Just in time for Black History Month, the District's Office of Historic Preservation recently unveiled a detailed roadmap to protecting and preserving every aspect of Ludwig Mies van der Rohe's Martin Luther King Jr. Memorial library.
From the Mies-designed Brno and Barcelona furniture, to the silver-leaf signage, to protection of the Detroit Black Graphite exterior paint and the Donald Lloyd Miller King Mural in the Central Lobby, the report spells out what it considers the do's and don'ts for preserving the International Style building. The library was completed in 1972 at a cost of $18 million to replace the Andrew Carnegie Central Library in Mount Vernon Square. It was the only library Mies designed and he did not live to see it completed before his death in 1969. His colleague, John Bowman, supervised much of the construction.
The four-story exposed-steel framed building was designated a historic landmark by the D.C. Historic Preservation Review Board in June 2007. And as part of that designation, the D.C. HPRB instructed the D.C. Public Library to come up with a set of guidelines to help preserve its aging flagship.
Not surprisingly, much of the guidelines, drafted by EHT Traceries encourage DCPL to dramatically increase daily maintenance of everything, from the bronze-tinted glass to the beige brick on the exterior. But the key recommendation is to keep the Miesian principles of transparency of the 400,000 square-foot building intact, such as not subdividing the Central Lobby where Miller's King Mural was unveiled in 1986 or the reading rooms into smaller rooms.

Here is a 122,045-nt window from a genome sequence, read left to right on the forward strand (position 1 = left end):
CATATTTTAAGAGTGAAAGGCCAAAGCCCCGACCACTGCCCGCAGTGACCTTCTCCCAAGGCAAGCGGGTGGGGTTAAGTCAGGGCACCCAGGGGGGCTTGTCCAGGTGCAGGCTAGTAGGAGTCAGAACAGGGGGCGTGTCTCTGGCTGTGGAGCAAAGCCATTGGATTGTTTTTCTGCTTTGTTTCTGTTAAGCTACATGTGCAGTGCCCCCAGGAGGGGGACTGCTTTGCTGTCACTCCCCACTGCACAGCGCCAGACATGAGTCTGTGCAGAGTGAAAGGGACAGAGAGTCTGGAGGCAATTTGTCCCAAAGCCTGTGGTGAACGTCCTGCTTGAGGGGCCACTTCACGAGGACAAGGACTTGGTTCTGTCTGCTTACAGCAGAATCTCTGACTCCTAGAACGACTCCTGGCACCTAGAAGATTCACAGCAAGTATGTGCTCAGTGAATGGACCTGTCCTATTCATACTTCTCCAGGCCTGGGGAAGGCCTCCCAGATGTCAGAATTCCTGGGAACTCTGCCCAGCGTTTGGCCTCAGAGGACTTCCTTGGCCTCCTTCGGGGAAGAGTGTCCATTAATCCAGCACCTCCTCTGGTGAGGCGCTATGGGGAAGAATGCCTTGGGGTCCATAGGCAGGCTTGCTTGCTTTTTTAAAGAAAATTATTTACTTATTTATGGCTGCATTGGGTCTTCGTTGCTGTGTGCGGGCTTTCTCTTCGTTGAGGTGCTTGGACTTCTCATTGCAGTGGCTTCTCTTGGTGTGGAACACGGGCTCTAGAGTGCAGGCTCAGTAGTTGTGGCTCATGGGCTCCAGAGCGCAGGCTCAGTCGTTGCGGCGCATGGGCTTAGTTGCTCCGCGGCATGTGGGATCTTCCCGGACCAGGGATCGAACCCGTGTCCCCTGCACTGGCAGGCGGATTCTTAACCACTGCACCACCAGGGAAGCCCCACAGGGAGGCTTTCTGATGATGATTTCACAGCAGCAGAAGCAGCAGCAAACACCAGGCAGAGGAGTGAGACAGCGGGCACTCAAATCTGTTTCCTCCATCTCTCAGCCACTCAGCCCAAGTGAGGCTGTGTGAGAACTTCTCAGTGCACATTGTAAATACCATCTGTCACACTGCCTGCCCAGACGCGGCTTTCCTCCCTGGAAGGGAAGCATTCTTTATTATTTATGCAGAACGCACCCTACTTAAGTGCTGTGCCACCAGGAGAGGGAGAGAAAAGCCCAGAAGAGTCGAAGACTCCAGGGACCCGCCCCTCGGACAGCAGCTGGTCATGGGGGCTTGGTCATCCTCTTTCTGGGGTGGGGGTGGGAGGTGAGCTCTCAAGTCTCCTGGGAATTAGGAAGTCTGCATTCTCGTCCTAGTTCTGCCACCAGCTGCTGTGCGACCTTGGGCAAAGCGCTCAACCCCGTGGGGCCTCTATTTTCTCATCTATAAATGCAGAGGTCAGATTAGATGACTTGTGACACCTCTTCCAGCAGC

"The key is to recapture the openness of the space," said Steve Callcott, deputy preservation officer with the District's Historic Preservation Office, who said the document however was not a roadmap to a full restoration but a way to manage incremental changes to the building now that the District is for the time being committed to keeping the library. "There are a series of challenges but there's nothing that we don't think can be worked out," he said.
The neighborhood around MLK Jr. library has dramatically transformed in the past decade, with the rehabilitation of apartments and art space across the street, to the construction of Class A office space with ground level retail by the likes of Skanska and MRP Realty.
The sprouting of new construction is in stark contrast to the state of the MLK Jr. Library which has endured decades of deferred maintenance and neglect and a reputation as a hangout for downtown D.C. homeless.
While talk continues of a new main library in D.C., and there was some hope that CityCenterDC would include one, it appears that with the new guidelines the aging but iconic MLK Jr. Memorial Library, for better or for worse, will be part of downtown D.C. for some time.
Washington D.C. real estate redevelopment news.